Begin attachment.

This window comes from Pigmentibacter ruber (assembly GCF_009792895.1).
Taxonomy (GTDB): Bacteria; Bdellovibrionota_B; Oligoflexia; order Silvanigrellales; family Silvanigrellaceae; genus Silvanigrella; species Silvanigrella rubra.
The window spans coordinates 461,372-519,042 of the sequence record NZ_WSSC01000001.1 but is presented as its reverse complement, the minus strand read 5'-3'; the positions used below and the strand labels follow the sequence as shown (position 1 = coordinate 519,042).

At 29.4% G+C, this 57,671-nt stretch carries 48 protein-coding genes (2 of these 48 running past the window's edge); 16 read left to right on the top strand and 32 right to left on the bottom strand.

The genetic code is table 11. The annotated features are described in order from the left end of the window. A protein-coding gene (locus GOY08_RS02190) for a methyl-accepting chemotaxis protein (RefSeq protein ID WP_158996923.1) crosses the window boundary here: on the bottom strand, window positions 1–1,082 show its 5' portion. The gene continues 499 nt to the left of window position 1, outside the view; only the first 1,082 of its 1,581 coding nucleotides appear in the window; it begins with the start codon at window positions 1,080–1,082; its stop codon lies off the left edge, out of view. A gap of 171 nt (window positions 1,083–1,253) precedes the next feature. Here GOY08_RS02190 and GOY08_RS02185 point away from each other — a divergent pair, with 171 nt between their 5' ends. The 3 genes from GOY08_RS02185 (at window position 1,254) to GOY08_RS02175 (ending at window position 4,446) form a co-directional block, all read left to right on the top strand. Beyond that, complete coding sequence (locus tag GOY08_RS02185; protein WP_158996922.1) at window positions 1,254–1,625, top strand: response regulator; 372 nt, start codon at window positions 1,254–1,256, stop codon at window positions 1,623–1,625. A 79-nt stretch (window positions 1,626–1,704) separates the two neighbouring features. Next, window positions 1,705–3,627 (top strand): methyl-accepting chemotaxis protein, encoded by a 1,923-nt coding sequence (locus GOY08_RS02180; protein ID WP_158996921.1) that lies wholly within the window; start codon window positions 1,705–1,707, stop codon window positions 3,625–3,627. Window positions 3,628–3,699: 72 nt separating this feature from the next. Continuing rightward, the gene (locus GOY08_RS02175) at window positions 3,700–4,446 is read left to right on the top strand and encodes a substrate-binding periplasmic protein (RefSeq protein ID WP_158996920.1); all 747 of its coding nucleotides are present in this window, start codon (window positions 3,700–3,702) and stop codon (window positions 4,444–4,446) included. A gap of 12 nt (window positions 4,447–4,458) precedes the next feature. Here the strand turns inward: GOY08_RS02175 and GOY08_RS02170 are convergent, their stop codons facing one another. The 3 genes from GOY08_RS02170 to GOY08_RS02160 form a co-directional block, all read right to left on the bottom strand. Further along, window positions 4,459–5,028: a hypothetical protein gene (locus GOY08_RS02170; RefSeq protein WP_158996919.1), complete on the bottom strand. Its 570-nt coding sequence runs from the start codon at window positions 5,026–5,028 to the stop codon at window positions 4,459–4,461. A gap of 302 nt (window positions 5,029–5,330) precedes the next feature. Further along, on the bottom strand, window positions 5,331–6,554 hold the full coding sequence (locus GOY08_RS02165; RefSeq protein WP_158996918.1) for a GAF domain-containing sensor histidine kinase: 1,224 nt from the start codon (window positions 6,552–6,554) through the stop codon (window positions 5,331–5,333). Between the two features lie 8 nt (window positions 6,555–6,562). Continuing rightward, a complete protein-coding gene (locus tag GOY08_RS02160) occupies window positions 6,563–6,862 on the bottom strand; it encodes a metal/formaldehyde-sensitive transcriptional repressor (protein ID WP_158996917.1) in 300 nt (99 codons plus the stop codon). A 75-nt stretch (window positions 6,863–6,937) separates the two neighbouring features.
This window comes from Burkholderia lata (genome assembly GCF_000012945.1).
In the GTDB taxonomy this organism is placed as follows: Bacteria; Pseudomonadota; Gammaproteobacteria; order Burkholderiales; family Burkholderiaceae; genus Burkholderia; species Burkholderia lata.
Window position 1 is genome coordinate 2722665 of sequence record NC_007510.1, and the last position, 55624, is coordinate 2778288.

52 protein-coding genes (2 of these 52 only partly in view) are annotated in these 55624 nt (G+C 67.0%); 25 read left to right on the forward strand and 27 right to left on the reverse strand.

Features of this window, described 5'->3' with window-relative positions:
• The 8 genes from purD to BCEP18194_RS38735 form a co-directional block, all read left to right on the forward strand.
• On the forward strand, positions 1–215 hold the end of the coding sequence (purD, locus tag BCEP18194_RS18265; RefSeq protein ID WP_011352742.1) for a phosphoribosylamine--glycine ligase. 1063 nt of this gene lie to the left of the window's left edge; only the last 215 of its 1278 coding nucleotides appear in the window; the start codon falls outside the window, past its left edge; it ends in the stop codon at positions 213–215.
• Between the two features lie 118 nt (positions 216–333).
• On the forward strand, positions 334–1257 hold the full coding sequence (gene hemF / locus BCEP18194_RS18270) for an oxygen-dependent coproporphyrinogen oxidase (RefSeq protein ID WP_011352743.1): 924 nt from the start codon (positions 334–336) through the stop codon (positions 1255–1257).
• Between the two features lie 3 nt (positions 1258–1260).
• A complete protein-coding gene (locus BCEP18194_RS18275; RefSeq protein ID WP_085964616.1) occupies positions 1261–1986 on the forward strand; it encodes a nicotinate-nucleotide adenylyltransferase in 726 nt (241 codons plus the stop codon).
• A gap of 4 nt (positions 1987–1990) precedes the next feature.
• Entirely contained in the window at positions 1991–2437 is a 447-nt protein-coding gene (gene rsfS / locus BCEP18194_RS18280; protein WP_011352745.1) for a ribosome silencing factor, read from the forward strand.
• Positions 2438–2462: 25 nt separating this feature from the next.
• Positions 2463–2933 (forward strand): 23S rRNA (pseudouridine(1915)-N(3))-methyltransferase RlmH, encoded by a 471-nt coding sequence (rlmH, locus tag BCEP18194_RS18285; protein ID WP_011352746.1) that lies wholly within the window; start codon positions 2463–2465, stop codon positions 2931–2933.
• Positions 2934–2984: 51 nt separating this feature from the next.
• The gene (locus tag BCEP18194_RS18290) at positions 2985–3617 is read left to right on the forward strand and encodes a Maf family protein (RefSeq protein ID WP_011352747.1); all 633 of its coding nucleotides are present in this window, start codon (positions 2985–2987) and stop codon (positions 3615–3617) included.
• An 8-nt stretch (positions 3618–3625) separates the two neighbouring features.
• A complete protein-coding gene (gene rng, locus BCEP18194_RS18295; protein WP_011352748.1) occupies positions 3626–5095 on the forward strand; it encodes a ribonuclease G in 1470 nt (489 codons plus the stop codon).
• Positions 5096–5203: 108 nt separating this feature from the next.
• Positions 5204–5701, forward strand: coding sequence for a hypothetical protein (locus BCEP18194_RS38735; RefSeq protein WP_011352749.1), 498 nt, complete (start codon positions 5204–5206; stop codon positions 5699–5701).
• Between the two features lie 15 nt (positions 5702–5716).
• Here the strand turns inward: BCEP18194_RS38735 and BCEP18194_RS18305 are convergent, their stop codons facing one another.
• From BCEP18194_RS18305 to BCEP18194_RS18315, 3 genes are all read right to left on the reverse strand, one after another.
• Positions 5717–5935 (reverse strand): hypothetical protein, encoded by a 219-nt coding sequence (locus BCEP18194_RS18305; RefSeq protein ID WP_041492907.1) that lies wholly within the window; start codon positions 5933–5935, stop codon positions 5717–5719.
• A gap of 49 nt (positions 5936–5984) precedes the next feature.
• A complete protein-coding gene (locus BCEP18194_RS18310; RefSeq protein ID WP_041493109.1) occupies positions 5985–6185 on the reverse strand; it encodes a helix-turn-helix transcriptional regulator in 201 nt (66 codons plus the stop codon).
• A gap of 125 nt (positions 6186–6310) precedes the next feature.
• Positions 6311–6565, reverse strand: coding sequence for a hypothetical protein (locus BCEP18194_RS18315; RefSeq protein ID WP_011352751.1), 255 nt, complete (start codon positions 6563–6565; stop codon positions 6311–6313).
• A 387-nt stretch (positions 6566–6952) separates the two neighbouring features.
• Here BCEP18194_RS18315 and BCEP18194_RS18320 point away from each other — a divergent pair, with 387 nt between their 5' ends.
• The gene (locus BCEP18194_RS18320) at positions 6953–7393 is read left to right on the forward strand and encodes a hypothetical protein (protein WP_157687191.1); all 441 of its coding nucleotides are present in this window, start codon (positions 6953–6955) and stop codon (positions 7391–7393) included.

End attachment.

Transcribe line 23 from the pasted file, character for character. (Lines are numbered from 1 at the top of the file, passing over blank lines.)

• An 8-nt stretch (positions 3618–3625) separates the two neighbouring features.